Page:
An investment adviser either manages portfolios for a percentage of assets, or the adviser provides financial planning services that at least partly involve securities. If you are a financial planner with a place of business in Tennessee, you need to register with the "Administrator" of Tennessee. The "Administrator" is just a model term from the model Uniform Securities Act. In the actual state of Tennessee, the "Administrator" is called the "Tennessee Securities Division," and they enforce the "Tennessee Securities Act of 1980." The Tennessee Securities Act is probably very similar to the little pretend model called the "Uniform Securities Act," but if it weren't--so what? They're a sovereign state; they can pass whatever version of securities law that they see fit, more or less. In any case, the Tennessee securities regulator would require you to register as an investment adviser. If you had no place of business in any other state, you would not have to register in any other state, unless you had more than 5 clients there. On the other hand, if you had a place of business in any other state offering financial planning services, you would have to register in that state before setting up shop. Having a place of business in a state is the most important fact to a regulator requiring registration. And, we're not talking about an "actual office," as many students like to say. On the test, if somebody meets with prospects or clients at a diner in Rhode Island to discuss or deliver financial plans, that somebody does have a place of business in Rhode Island, regardless of the number of clients, and needs to register as an adviser in that state. See, the number of clients (the magic number 5) is only relevant when the adviser does not have a place of business in the state. Once they start doing business, or even holding themselves out as being available to provide advisory services, in a state, they must register there. Remember that we're talking about the test world here. We could never make a statement that holds true in all 50 states--Wyoming doesn't even require advisers to register, for example. So, please don't post comments about exceptions in the real world. Readers of this blog have too much information to deal with as it is without going there.
Speaking of Wyoming, though, if you set up shop as an adviser in, say, Cheyenne or Laramie, Wyoming, you would actually not have to take the Series 65 or Series 66 exam. Why not? Because these exams are only required by state regulators, what the exams call the "Administrator." As it turns out, the State of Wyoming sees no reason to make investment advisers register. But, as usual, there's a catch. Since the State of Wyoming has no adviser registration requirement, the SEC steps in and asserts their authority under the Investment Advisers Act of 1940 to make that adviser register with them.
But, luckily, the SEC couldn't care less about some silly exam called the "Series 65" or "Series 66." So, I guess if you really, really couldn't pass, or didn't want to take, the Series 65 or 66 exam but really, really did want to be an adviser, you could move to Wyoming, set up shop there, and register with the SEC, which does not require any license exam. You would be a "federal covered adviser" once you submitted Form ADV, paid your fees, and had your registration accepted by the Securities and Exchange Commission. If you kept all your activities in Wyoming, you would be done with the whole registration process. Just pay your renewal fees each year to the SEC, and you're good to go. If you set up shop in any other state, or if you pick up more than 5 clients in another state, you won't quite "register" in that state, but you will provide a "notice filing" and notice filing fees to that state. You actually have an "IARD" account that is funded, and the notice filing fees for, say, Tennessee would be deducted to cover it. A notice filing is a copy of the information you provided to the SEC. If you had any representatives with places of business or more than 5 clients in another state, you need to provide that state with a U-4 for each rep, the same form used for agents of broker-dealers.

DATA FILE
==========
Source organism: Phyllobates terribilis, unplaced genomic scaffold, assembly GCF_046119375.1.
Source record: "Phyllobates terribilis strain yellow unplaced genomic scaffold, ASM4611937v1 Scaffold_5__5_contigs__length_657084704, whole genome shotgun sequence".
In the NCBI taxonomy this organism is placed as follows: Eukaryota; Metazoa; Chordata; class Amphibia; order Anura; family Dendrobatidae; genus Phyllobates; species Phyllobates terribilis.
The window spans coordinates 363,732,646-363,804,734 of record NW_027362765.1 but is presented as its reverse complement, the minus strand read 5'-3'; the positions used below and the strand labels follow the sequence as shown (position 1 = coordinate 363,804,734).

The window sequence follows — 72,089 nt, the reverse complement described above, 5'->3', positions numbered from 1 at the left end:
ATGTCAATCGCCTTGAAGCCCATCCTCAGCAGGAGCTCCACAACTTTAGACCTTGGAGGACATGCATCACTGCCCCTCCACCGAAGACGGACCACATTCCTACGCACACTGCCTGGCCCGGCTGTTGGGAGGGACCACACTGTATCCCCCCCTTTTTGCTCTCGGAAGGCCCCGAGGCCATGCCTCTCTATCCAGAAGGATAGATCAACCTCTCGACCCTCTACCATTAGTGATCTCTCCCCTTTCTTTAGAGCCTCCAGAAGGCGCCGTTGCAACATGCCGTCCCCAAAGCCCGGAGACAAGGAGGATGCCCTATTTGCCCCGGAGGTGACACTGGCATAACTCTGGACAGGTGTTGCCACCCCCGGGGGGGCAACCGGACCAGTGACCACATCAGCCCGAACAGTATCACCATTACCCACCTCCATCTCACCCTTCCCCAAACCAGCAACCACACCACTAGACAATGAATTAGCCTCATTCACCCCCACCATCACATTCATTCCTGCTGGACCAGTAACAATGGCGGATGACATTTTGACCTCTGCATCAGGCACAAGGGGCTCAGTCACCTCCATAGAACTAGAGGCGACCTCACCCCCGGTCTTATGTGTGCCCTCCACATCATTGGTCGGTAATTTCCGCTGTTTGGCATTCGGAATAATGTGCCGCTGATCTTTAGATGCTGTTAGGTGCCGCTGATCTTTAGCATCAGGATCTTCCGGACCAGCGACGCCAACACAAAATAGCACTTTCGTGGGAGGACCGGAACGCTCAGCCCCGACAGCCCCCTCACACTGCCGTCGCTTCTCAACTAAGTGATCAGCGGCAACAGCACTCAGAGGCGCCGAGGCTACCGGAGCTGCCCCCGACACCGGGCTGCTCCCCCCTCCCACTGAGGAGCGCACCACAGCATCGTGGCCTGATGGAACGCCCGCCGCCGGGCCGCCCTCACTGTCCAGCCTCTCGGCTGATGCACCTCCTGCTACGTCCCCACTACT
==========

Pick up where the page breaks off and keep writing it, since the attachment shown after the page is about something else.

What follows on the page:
It's a little frustrating to wade through this information, as it seems to be an extreme example of "splitting hairs." And, it is. I mean, if I have to provide paperwork to the State, and I have to pay a fee, in what sense am I as a federal covered adviser not registering with the State?
In the lawyerly sense that you are not subject to that state's "books & records or net capital requirements." You notify them of your presence, but you follow the SEC's books & records and net capital requirements under the Investment Advisers Act of 1940. Also, remember that the firm might be federal covered, but investment adviser representatives working for that firm still have to register with the state--not the SEC. The SEC does not register IARs. Investment Adviser Representatives register with the states where they have a place of business and/or more than 5 individual clients.
Unfortunately, we can only allow ourselves so much excitement per post, and if I drill down any further on this topic I'm afraid we may end up over-exciting the community. Please know that I would never write about something so boring and mind-numbingly detailed unless I was sure it's a likely topic for the Series 65 and Series 66.